If this pandemic lockdown had happened ten or fifteen years ago, I like to think I’d have managed equally as well as I am now. Just as I have done for the last year, I would have been working online from home — in Paris, not Dublin. I would have been running and training as usual, though with the Seine and Eiffel Tower within my 5km loop.
And I would still have been listening to loads of music and inflicting it upon my friends. Since last March I’ve made regular Spotify playlists that I’ve shared on social media. Back in the ’00s and ’10s I would have put those playlists on mix CDs and posted them to my peeps. All of them were generally appreciative, or at least none of them ever sent one back.
What was I putting on those mix CDs, I hear you ask, and where did I get it? Ten or fifteen years ago I was still in my side racket as a music writer, specialising in the bands and concerts of my local Paris scene and generalising in whatever review copies (mostly godawful English landfill indie) I received in the post. I also lived near a public library that, thanks to high French taxes, had a huge and diverse music collection that allowed me to experiment and investigate. Every Saturday morning I went to the library and came out with a rake of CDs under my oxter. I particularly enjoyed samplers, compilations and soundtracks as they usually contained one or two hidden gems which I would then pass on to my benighted friends through the medium of mix CDs.
I never set out to make CDs that were wilfully obscure, but I assumed that my friends already knew and loved your Waterloo Sunsets, your Dancing Queens, your Teenage Kickses and the like, so there wasn’t much point in including those. Also, I hoped that they would reciprocate in kind and send me mix CDs full of tracks for me to discover. And in fairness, some did. (Others didn’t, but they still have time if they’re not currently busy.) Finally, and perhaps most accurately, as a music lover I just hoped that they would also love these tunes, tell me about their love for them, and in that way we connect through the crackling electricity of brilliant pop music.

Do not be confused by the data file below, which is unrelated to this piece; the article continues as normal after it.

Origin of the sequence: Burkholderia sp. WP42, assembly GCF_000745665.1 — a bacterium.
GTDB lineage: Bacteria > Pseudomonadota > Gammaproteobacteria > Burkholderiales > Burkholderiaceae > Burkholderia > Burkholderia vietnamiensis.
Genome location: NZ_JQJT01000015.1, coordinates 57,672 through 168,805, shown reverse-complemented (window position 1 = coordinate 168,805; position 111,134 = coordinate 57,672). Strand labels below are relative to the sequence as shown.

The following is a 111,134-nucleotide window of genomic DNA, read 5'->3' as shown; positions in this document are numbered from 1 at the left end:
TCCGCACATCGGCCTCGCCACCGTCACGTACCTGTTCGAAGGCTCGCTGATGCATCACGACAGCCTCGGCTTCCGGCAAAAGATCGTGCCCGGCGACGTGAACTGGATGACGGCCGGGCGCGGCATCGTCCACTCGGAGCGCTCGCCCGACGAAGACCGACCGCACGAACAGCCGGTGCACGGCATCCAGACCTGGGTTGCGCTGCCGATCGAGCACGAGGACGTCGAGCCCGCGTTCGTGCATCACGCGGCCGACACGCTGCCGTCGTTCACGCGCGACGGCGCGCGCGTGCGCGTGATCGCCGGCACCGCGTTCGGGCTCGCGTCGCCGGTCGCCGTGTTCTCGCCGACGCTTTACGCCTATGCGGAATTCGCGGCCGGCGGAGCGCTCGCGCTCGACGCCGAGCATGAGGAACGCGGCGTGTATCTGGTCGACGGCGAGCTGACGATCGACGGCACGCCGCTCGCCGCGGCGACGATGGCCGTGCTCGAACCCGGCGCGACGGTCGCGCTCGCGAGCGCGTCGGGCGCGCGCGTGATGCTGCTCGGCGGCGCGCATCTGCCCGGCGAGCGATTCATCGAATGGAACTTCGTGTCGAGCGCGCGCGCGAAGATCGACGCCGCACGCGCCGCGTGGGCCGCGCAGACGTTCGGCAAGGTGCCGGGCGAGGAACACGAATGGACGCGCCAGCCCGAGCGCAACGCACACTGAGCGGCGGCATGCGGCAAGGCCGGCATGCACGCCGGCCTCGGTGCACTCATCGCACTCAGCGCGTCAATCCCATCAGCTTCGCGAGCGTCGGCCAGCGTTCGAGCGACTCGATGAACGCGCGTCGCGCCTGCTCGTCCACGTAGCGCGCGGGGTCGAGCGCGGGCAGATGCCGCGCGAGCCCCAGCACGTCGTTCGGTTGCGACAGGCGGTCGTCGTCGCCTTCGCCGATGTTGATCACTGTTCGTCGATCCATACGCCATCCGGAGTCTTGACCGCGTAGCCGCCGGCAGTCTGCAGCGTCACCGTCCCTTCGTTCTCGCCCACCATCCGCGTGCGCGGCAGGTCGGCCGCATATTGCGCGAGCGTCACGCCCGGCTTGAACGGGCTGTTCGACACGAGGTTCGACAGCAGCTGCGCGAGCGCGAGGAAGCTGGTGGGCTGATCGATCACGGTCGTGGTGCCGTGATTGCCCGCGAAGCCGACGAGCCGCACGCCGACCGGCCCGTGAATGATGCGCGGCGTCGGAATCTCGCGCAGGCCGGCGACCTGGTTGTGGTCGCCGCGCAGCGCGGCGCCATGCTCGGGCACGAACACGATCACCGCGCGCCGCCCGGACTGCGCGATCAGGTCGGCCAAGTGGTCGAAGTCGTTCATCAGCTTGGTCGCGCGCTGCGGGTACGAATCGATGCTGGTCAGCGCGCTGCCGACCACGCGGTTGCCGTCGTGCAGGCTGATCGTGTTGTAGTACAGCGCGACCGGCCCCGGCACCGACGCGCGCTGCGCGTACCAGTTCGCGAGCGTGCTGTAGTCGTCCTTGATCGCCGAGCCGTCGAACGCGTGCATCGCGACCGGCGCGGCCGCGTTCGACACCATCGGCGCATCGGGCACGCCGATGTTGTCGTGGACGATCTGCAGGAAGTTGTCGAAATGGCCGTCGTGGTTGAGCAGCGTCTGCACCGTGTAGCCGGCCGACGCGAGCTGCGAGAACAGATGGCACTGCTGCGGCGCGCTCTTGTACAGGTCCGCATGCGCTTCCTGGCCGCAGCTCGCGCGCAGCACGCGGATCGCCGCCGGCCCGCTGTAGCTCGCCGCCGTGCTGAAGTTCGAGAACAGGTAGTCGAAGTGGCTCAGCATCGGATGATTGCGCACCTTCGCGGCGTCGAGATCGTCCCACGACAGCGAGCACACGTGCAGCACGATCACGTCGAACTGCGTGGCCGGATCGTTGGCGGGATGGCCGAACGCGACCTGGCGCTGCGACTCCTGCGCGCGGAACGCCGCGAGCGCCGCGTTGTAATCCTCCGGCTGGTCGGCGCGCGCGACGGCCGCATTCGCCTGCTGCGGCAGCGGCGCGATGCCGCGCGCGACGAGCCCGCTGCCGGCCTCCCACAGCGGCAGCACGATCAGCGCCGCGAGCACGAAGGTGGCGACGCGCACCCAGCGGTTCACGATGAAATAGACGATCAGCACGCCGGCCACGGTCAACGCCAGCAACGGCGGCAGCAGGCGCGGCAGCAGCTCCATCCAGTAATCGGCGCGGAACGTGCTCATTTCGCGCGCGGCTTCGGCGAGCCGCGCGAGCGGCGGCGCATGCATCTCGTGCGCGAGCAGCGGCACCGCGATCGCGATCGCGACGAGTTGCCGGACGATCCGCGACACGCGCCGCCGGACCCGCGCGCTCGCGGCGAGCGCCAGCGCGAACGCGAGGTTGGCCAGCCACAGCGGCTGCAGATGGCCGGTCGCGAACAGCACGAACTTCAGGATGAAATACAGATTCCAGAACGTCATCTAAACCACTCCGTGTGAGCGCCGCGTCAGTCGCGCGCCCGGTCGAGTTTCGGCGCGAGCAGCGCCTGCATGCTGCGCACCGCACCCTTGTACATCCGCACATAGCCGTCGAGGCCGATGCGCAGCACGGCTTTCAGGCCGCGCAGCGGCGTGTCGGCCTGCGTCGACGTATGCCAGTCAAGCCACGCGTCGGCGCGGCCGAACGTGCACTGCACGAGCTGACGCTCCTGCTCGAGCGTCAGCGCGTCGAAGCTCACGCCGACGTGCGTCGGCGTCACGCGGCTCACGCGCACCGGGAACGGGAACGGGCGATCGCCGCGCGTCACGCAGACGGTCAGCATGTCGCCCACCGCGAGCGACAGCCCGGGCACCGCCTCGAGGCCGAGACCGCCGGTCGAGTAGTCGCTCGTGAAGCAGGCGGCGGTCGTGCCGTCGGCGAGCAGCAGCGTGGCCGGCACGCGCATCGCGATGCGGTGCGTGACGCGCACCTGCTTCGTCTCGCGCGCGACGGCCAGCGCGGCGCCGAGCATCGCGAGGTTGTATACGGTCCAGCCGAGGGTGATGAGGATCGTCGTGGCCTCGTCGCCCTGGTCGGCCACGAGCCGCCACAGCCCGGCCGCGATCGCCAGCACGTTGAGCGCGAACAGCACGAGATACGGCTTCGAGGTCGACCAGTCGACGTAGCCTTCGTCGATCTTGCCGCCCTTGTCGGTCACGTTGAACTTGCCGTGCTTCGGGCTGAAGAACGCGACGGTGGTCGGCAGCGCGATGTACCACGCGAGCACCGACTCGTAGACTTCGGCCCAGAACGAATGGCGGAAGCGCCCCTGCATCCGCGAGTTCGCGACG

Anyone who has ever received a mix CD from me (and some people have received several, because they’re lovely people and I had their postal address) will recognise an absolute belter of a track called ‘Jaan Pehchan Ho’ by an Indian singer called Mohammed Rafi. It’s the one about which I’ve been most often asked “where did you find THAT?” Answer: it was on the soundtrack of an obscure ’00s US film called Ghost World starring a young Scarlett Johannson, whose character sees it performed on TV. I dare say it has also popped up on some TV commercial or other since then.
You don’t need to know any of the following to enjoy ‘Jaan Pehchan Ho’, but anyway: Mohammed Rafi was famous in India in the ’50s and ’60s for singing songs that appeared in musical movies where the stars would mime along to the track. This particular song is from a 1965 movie called Gumnaam, scored by the prolific partnership of Shankar Singh and Jaikishan Dayabhai Panchal, pretty much the Lennon and McCartney of Indian cinema soundtracks. Rafi himself was even more prolific — he is known to have recorded somewhere between 5,000 and 7,000 songs. And if his name rings a bell for you, Mohammed Rafi is the first of the cultural icons listed by Tjinder Singh in the original pre-remix version of ‘Brimful of Asha’ by Cornershop.
‘Jaan Pehchan Ho’, for those of you meeting it for the first time, sounds nothing like the overfamiliar Bollywood soundtrack staple. Its scorching electric guitar, thunderous drum fills and blaring brass are signs that the ’60s US west coast sound was picked up in India as much as in Europe. On top of all that you have Rafi’s wonderful voice: sometimes playful, other times swaggering. And the whole thing barrels along at breakneck speed like some Californian boy racer on the highway. (US pop culture is just as exotic and potent for me in Europe today as it clearly was for Rafi and Shankar-Jaikishan in ’60s India.)
Here’s ‘Jaan Pehchan Ho’ as originally featured in the movie Gumnaam; the white-suited cabaret singer in the clip is a choreographer called Herman Benjamin, miming along to Rafi. Dig out your old mix CDs from me and give it a re-listen: